Remaining with Aaron the Priest, we can move to Psalm 133. The Psalms are full of blessing, both requests for the Lord to bless us and as a cry for our hearts and souls to bless to the Lord. In Psalm 133 (a Psalm of Ascent),we are given an insight into the fact that the Lord loves to bless, and He loves to bless certain things, specifically in this chapter He is blessing unity. The Psalmist likens unity to the oil poured out on the head, running down the beard, even down the beard of Aaron. This speaks of Anointing and this speaks of worship. With the reference to Aaron we are can draw some parallels between this Psalm and what we know about Aaron from earlier texts already mentioned - in summary we can conclude that unity is like unto God, the holy act of worship and sacrifice, and where there is true worship and sacrifice, there follows a divine blessing.
Where something is done in the context of true worship - ascribing worth - to God and seeking to have His best interests at heart, it is then that the Lord blesses. Perhaps here we could draw parallels with the words of Jesus in Matthew 6:33 “Seek first the Kingdom of God and His righteousness, and all these things will be given to you as well.” When we seek God’s Kingdom and Righteousness, He bestows His blessing. As an aside, it’s interesting to see that this passage is found in the very heart of the Sermon on the Mount where the reader is really challenged to understand the meaning of blessing, sometimes in the face of suffering and persecution.
We Seek a Blessing?
Before we speak the blessing of the Lord, first and foremost, we must seek the blessing of the Lord, over our own lives and over the lives of our families and friends.
As previously expressed, we seek the blessing of the Lord by seeking his Kingdom and His righteousness. When we live lives where we seek His Kingdom and His righteousness we are living lives which are dedicated to God’s praise and worship. Aaron did this by offering animal sacrifices, we do this by offering our lives as a living sacrifices.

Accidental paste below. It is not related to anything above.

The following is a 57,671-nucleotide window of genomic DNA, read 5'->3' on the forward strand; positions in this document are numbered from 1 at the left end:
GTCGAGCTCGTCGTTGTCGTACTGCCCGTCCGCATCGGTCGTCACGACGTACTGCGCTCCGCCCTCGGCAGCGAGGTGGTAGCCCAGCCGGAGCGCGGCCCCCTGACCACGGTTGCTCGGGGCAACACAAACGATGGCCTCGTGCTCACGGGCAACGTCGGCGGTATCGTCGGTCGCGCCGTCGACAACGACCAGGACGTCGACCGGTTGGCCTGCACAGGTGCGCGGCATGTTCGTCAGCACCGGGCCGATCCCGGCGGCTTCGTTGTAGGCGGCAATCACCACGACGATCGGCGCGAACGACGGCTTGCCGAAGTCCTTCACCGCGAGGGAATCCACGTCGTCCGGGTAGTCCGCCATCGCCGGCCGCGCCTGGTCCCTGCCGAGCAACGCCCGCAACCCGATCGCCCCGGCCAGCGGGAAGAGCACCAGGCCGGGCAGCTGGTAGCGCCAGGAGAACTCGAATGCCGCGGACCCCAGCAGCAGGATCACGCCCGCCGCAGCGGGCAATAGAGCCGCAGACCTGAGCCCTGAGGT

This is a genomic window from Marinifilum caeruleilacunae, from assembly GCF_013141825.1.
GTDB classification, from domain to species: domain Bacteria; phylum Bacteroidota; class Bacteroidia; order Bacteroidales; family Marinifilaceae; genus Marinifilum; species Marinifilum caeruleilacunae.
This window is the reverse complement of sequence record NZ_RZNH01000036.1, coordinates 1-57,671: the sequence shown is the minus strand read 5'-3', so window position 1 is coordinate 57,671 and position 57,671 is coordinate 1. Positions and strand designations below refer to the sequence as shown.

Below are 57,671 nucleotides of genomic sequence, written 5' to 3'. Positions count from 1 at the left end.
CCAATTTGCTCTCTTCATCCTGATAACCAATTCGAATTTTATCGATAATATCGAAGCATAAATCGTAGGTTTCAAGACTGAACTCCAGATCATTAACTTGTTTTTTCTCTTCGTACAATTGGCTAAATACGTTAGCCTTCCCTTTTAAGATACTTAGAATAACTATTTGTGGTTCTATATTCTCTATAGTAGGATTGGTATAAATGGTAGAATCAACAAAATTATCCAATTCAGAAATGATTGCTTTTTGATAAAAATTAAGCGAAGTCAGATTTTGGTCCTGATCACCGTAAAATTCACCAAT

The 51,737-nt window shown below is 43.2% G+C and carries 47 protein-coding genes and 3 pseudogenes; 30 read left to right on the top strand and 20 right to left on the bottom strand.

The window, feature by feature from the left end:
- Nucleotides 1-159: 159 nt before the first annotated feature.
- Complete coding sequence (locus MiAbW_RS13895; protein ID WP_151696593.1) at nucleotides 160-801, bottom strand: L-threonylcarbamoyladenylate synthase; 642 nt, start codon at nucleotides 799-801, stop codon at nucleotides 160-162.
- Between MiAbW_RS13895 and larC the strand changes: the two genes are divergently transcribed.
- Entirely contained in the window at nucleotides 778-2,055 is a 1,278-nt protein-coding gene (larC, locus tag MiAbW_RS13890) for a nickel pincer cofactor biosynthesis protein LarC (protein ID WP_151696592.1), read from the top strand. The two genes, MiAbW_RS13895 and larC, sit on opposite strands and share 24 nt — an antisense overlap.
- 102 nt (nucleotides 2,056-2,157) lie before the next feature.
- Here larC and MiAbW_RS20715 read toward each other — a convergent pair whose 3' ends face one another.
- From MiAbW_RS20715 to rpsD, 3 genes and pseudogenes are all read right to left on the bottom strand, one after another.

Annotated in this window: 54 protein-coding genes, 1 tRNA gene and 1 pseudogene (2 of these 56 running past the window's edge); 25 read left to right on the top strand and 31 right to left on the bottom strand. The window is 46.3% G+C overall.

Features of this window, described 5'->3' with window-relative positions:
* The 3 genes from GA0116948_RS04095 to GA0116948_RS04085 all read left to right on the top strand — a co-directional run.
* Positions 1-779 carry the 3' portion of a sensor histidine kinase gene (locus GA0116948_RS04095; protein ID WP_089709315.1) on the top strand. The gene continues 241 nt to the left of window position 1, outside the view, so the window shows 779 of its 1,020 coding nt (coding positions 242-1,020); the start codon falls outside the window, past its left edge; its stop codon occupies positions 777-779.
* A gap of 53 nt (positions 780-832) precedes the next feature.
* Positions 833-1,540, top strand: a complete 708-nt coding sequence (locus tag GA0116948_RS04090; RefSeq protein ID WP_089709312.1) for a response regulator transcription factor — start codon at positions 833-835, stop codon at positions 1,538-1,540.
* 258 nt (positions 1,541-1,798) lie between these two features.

We live a life which is called to be Christ-like. When we read through the gospels we see that time and time again, Jesus lived with the sole intention of bringing praise and worship and glory and honour to His Father. Jesus lived seeking first His Father’s Kingdom and righteousness. Everything that Jesus did pointed to his Heavenly Father. We see this in every conversation that Jesus had with His disciples, we see this in every interaction with the society in which Jesus walked, we see this in every prayer that He prayed and every miracle that Jesus commanded to happen. We see that Jesus pointed to His Father whenever he broke bread to the thousands or when he broke bread with his nearest and dearest. But the greatest place that we see Jesus pointing all the glory and honour to His Father and the greatest sacrifice of praise that Jesus ever offered was at the cross.
Furthermore, when we read through the gospels and see Jesus’ sole intention was to seek first His Father’s Kingdom and righteousness, we can also see that every time the Father commanded a blessing. Whether it was to provide, or to heal, or to affirm.